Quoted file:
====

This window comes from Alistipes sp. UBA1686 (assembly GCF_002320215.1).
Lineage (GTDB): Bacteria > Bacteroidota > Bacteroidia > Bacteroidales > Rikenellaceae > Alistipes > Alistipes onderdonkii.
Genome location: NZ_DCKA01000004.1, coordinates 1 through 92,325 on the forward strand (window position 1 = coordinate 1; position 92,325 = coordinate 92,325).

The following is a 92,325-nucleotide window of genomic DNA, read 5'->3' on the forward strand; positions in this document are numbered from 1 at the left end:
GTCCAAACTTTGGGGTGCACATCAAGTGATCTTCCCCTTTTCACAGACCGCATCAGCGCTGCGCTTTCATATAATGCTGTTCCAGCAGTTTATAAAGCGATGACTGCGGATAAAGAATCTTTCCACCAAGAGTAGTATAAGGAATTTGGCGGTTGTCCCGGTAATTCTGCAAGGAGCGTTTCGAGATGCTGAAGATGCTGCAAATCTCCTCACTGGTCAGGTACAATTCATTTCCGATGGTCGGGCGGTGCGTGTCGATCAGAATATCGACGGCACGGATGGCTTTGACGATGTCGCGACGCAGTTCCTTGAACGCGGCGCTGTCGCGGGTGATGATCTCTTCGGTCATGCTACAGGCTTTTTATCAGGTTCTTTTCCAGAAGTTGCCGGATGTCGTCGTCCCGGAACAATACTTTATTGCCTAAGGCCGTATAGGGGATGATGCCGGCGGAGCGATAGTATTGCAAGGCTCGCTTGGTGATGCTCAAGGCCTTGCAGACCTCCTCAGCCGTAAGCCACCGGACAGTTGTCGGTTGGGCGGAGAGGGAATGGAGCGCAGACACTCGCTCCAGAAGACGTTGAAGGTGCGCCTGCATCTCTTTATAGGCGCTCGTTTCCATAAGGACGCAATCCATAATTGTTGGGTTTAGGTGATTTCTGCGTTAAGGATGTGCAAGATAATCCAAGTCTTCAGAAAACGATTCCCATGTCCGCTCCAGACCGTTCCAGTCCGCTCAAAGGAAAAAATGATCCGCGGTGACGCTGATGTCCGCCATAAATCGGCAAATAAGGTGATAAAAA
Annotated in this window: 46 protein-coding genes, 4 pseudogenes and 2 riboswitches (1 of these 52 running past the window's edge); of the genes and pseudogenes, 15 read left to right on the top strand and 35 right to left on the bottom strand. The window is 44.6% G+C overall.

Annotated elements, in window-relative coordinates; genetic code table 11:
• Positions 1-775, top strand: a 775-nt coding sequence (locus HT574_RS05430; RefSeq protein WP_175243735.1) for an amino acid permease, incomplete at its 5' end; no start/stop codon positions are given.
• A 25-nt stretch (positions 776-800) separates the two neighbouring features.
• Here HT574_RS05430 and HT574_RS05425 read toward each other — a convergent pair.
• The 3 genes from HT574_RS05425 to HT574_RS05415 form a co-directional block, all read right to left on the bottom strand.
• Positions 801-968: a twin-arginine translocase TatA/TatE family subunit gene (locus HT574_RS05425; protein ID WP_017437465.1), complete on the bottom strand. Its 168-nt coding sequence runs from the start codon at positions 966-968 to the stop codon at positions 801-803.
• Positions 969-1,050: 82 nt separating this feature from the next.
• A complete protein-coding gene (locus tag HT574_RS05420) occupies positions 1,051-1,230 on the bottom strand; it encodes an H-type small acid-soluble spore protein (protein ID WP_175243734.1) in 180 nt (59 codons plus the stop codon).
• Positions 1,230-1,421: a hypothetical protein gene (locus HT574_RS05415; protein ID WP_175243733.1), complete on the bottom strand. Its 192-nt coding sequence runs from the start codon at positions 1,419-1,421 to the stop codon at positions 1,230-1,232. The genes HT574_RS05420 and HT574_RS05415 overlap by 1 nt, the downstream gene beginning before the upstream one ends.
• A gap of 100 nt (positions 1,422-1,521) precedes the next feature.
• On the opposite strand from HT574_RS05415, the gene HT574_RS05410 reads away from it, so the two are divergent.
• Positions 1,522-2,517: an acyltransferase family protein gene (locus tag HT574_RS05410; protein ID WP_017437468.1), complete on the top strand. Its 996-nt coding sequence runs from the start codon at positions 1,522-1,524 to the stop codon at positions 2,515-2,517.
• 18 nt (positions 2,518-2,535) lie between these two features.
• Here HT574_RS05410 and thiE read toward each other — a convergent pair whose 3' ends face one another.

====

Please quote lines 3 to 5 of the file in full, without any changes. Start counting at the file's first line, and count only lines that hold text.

Genome location: NZ_DCKA01000004.1, coordinates 1 through 92,325 on the forward strand (window position 1 = coordinate 1; position 92,325 = coordinate 92,325).

The following is a 92,325-nucleotide window of genomic DNA, read 5'->3' on the forward strand; positions in this document are numbered from 1 at the left end:
GTCCAAACTTTGGGGTGCACATCAAGTGATCTTCCCCTTTTCACAGACCGCATCAGCGCTGCGCTTTCATATAATGCTGTTCCAGCAGTTTATAAAGCGATGACTGCGGATAAAGAATCTTTCCACCAAGAGTAGTATAAGGAATTTGGCGGTTGTCCCGGTAATTCTGCAAGGAGCGTTTCGAGATGCTGAAGATGCTGCAAATCTCCTCACTGGTCAGGTACAATTCATTTCCGATGGTCGGGCGGTGCGTGTCGATCAGAATATCGACGGCACGGATGGCTTTGACGATGTCGCGACGCAGTTCCTTGAACGCGGCGCTGTCGCGGGTGATGATCTCTTCGGTCATGCTACAGGCTTTTTATCAGGTTCTTTTCCAGAAGTTGCCGGATGTCGTCGTCCCGGAACAATACTTTATTGCCTAAGGCCGTATAGGGGATGATGCCGGCGGAGCGATAGTATTGCAAGGCTCGCTTGGTGATGCTCAAGGCCTTGCAGACCTCCTCAGCCGTAAGCCACCGGACAGTTGTCGGTTGGGCGGAGAGGGAATGGAGCGCAGACACTCGCTCCAGAAGACGTTGAAGGTGCGCCTGCATCTCTTTATAGGCGCTCGTTTCCATAAGGACGCAATCCATAATTGTTGGGTTTAGGTGATTTCTGCGTTAAGGATGTGCAAGATAATCCAAGTCTTCAGAAAACGATTCCCATGTCCGCTCCAGACCGTTCCAGTCCGCTCAAAGGAAAAAATGATCCGCGGTGACGCTGATGTCCGCCATAAATCGGCAAATAAGGTGATAAAAA